What further complicates a term like the “precariat” is how reliant such a class position is on technology. Can you be an Uber driver or a Deliveroo worker or any other kind of precarious worker without a smart phone? Can you work freelance in this day and age without a steady WiFi connection at home and a decent laptop? These things are hardly a sign of privilege these days, at least in urban environments, but it is nonetheless seen that way in the public unconscious. How are we to understand digital luxury when these forms of technology are essential to most job markets? They’re essential even to accessing and browsing those markets in the first place, never mind actively participating in them.
The response to this, of course, isn’t that you can’t be working class if you own an iPhone or a laptop. The question we need to ask is how are we to understand the feedback loop between these products and the means of production? Despite how some have joked in the past, I don’t think everyone owning a smart phone is equivalent to us seizing the means of production, even if we are all influencers now, in our own ways. In fact, what we are presented with is a wholly dystopian version of full automation. Because, in many respects, the social media economy is automated, but by ourselves as much as by bots and algorithms.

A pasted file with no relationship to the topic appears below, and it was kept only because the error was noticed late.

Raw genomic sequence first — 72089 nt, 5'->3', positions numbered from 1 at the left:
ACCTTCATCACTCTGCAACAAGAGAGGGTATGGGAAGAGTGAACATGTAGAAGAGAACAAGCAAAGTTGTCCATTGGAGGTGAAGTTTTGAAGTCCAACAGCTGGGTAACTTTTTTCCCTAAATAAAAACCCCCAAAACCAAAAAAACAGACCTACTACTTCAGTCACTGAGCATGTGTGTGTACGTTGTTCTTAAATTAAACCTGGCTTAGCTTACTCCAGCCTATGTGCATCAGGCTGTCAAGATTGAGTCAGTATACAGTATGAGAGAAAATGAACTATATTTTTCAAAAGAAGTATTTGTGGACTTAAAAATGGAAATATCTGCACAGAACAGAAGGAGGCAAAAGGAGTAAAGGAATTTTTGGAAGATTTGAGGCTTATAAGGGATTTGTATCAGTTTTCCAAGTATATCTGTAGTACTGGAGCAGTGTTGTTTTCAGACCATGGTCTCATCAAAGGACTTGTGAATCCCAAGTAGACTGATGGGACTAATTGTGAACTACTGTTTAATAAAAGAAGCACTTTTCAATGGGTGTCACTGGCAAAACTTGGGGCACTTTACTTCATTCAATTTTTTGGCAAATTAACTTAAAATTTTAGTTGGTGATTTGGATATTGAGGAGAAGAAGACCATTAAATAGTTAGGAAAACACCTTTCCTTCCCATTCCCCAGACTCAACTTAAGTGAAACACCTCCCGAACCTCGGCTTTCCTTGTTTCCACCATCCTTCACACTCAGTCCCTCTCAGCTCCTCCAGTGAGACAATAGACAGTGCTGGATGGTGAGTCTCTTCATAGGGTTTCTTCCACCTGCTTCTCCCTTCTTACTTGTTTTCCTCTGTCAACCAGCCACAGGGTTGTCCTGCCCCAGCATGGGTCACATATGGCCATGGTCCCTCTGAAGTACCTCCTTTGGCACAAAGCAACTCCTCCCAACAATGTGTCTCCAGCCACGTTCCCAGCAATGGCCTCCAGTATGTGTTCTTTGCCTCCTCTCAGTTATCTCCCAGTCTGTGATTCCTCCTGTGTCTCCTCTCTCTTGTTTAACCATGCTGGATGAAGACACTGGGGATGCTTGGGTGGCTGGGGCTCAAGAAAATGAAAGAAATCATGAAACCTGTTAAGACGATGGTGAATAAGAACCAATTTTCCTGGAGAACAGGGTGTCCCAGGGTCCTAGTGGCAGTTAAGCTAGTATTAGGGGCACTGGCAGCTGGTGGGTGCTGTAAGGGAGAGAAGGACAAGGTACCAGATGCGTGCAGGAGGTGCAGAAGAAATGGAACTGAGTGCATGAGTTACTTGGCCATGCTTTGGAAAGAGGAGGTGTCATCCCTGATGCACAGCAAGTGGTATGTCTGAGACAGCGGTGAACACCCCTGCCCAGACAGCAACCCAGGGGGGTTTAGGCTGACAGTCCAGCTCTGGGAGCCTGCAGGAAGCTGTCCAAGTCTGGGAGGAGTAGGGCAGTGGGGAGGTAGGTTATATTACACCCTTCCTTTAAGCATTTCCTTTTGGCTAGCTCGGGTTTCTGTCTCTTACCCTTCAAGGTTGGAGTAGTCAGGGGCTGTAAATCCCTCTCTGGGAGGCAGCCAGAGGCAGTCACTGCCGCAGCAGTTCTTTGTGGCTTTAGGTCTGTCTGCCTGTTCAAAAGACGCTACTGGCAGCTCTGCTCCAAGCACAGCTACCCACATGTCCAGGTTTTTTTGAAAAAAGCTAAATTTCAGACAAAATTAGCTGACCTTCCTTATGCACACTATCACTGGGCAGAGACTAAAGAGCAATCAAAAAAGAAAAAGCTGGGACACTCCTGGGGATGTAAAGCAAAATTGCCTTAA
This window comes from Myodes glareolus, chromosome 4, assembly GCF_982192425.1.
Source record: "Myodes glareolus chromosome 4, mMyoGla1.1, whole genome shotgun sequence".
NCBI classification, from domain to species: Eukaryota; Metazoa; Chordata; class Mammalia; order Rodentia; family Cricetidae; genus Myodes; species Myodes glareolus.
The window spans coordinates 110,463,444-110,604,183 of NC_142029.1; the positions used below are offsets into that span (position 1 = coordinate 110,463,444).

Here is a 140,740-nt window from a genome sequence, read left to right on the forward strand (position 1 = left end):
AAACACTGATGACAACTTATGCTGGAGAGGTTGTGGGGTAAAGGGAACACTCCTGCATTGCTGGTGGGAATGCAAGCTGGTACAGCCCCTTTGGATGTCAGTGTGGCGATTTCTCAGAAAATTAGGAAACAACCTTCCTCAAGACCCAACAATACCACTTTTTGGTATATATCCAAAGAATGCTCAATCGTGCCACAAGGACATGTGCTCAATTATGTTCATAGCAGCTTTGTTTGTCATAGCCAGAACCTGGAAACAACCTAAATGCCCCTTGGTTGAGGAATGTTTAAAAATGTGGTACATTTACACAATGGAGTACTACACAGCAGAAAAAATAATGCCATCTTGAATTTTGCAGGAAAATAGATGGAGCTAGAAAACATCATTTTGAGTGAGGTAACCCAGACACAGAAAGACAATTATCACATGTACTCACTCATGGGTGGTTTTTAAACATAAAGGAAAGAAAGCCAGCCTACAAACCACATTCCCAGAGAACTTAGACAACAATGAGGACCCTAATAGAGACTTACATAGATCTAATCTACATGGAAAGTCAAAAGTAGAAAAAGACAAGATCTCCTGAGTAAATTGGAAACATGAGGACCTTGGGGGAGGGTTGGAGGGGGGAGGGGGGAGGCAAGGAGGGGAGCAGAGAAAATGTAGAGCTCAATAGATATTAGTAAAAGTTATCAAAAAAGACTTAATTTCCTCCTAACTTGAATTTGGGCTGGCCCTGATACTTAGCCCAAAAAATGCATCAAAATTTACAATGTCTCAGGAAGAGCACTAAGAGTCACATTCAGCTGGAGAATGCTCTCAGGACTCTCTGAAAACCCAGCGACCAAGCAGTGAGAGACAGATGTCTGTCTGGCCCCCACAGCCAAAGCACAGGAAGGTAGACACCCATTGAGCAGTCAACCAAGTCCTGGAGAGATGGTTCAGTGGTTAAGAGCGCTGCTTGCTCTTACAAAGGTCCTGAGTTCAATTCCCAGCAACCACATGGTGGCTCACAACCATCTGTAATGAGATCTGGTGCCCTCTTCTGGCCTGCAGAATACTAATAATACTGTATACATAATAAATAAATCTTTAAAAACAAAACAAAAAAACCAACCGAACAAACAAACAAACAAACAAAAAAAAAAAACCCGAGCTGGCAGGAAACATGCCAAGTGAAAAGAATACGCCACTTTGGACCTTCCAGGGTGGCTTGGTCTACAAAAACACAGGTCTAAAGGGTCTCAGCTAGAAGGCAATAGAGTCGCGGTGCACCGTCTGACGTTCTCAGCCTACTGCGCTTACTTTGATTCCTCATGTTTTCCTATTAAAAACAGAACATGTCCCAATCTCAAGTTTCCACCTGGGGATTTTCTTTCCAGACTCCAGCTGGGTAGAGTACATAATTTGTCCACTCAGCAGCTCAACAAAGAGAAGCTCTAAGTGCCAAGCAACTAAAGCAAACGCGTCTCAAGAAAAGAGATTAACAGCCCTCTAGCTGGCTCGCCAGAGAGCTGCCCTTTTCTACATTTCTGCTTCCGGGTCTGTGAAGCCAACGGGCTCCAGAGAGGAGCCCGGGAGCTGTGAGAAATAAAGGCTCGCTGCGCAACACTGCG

This is to say that, yes, our social media feeds are automated in the sense that they “work by themselves with little or no direct human control”, but we also consume the content put in front of us by these automated channels “spontaneously, without conscious thought or attention.” Call me Charlie Brooker, but we really do live in a society of drones led by drones.